And as the CATV grows, and we hope it will, goodness knows where this may go in terms of its total impact; from the point of view of professional baseball, that is a pretty ghastly prospect, unless we are able to control the dissemination of our

broadcast rights, and that is all we ask for.

I think it is clear also to look at the realities that the CATV people readily admit that sports broadcasting is vital to them. There is no pretense that they are going to use some other kind of broadcasting; sports broadcasting is what they are hinging their prospect of success on.

In other words, they have said plainly that they intend to go extensively into sports broadcasting.

Now, I think something important in concluding, I should say, Mr. Chairman, is this: I think baseball has behaved very responsibly in terms of its obligations to the public in making its games available. In the first place between the majors and the minors, as I say, we have maintained this enormous entertainment network of 151 clubs and 151 markets around the country.

We play 2,000 major league games. We play 7,300 minor league games. I cannot tell you how important this entire system is. It draws over 40 million people, by far the largest of anything in professional sports. Over 40 million people are drawn to these events.

If we were difficult in our broadcast policies and didn't telecast a lot of these games, then I could say, I think the chairman should say to me,"Well, what have you got to complain about?” We do broadcast our games by television, very extensively. Of our 2,000 major league games nearly 1,100 are telecast annually, and not telecast over just one station, Mr. Chairman. We are currently telecasting over 173 television stations in and around our local markets through our local broadcasting contracts.

Now, if you will look at our national broadcast contract, there we were telecasting regularly over 190 NBC stations in the United States

covering the country. There was a game every Saturday during the baseball season and a game on 15 Monday nights during the baseball season. NBC carries our all star game as they did last week, our league champion series and our world series. All of these are carried nationally all over the country.

So that literally hundreds and hundreds of thousands of hours of television time are provided today by major league baseball, I think a very responsible performance in our attempts of serving the public with pictures of our games. We feel that this has been a reasonable and fair performance on our part in terms of the public need and interest.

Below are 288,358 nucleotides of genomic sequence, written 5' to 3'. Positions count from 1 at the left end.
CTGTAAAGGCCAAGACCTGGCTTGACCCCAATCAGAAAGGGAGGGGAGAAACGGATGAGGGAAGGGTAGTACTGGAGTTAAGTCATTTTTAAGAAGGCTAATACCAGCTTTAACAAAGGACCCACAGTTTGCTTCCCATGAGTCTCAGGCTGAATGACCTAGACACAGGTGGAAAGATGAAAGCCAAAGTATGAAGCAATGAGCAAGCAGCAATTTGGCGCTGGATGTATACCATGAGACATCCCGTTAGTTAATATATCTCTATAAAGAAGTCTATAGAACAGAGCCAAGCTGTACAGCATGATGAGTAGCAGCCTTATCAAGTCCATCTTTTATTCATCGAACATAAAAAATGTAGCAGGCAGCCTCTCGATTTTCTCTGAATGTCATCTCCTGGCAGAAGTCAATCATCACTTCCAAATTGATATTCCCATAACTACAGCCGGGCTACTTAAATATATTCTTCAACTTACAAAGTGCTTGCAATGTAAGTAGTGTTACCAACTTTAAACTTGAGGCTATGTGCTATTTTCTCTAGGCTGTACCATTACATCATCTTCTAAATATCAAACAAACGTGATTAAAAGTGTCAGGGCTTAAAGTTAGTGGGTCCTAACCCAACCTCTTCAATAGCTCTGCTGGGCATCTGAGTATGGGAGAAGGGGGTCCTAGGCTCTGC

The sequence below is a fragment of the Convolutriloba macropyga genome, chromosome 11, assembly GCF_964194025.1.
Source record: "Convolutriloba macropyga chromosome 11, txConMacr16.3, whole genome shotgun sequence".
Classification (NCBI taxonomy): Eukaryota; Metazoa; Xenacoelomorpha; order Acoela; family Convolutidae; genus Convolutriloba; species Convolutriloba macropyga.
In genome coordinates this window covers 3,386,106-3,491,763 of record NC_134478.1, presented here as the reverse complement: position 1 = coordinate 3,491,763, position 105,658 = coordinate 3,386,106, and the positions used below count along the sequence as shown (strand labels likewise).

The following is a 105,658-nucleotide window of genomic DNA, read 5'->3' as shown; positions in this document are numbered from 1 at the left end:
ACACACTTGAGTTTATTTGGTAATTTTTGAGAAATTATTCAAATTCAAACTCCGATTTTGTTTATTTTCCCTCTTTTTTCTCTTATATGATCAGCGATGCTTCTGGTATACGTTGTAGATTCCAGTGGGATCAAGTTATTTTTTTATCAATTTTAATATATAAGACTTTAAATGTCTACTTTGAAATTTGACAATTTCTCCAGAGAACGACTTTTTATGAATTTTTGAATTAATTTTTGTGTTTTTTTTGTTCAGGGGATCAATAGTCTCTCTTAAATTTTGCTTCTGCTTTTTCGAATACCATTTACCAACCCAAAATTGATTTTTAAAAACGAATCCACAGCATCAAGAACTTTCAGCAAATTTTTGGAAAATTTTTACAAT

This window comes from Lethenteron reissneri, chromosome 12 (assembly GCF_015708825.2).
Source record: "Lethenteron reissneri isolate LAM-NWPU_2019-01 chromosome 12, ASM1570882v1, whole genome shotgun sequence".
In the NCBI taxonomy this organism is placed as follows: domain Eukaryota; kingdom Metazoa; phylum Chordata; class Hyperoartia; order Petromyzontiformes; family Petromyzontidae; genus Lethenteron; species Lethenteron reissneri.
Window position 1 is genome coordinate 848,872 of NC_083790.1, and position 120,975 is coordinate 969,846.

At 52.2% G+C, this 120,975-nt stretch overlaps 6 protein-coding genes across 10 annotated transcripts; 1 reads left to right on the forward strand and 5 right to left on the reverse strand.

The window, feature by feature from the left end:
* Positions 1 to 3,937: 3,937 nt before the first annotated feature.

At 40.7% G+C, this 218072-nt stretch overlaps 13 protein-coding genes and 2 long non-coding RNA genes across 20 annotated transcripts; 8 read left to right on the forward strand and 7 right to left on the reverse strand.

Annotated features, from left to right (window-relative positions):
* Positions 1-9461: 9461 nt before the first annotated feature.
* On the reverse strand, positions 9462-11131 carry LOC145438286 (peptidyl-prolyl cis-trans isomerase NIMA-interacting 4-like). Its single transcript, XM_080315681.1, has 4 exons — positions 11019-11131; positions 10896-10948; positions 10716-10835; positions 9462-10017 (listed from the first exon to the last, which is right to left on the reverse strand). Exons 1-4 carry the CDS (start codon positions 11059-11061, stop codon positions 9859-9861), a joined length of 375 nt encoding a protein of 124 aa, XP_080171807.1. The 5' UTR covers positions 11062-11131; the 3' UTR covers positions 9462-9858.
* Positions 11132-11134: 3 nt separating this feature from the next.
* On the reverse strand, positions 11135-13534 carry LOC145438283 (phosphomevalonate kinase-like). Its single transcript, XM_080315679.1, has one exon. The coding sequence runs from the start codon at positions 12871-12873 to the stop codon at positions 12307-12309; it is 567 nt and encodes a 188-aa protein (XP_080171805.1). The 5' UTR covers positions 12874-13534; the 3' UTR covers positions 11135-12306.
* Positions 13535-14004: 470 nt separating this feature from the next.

And I think that it is fair to assume that we will look at newly developing technologies and try to use them, given control of our product as we pray we shall be, and try to use them thoroughly in the public interest as we have in the past; as we have, for instance, with our world series games where there is no blackout. We telecast the world series not only in the cities where those games are being played, but all over the country as well. Knowing occasionally we may get a public relations blackeye because you may see a few empty seats here and there because we will televise right in the market, but we do in trying to serve the public interest and we feel we have behaved very responsibly in this way. So we do support the bill, and we very particularly support section 111.

And I thank you for your consideration.
Senator McCLELLAN. Thank you very much, Mr. Commissioner.
Mr. RUCK. Mr. Chairman?
Senator McCLELLAN. Mr. Ruck, all right.
Mr. Ruck. Yes, sir.

Since hockey and baseball share similar player development problems, we like baseball must develop our own minor league players. We, too, have both our network television contract, extensive local contracts. We will support the remarks made by Mr. Kuhn.

Senator McCLELLAN. Thank you, sir.
Mr. BRENNAN. Mr. Vanderstar of the National Football League.

Mr. VANDERSTAR. Mr. Chairman, I have submitted a statement on behalf of Commissioner Rozelle of the National Football League. Essentially what it does is warmly endorse and urge the enactment of those provisions in this bill which deal with carriage of sports on cable systems, in particular 111(c) (4) (C).

We have made a record before the committee and also before the Communications Commission about our need for this. We have tried to show that contrary to the comments repeatedly made by the cable industry, the purpose of Congress in 1961 in enacting Public Law 87-331 was to give the professional sports leagues the privilege to sell their games on a pool or joint package basis to a single network.

Congress knew full well then when it enacted that exemption from the antitrust laws, that in allowing, in our case the NFL, to do that, we would be selling games in a fashion that would result in one game being telecast in each market.

Now, with the growth of more teams, with the amalgamation of the two leagues and so on, we are now in a position where in every market in the United States on Sunday afternoon there are two, and in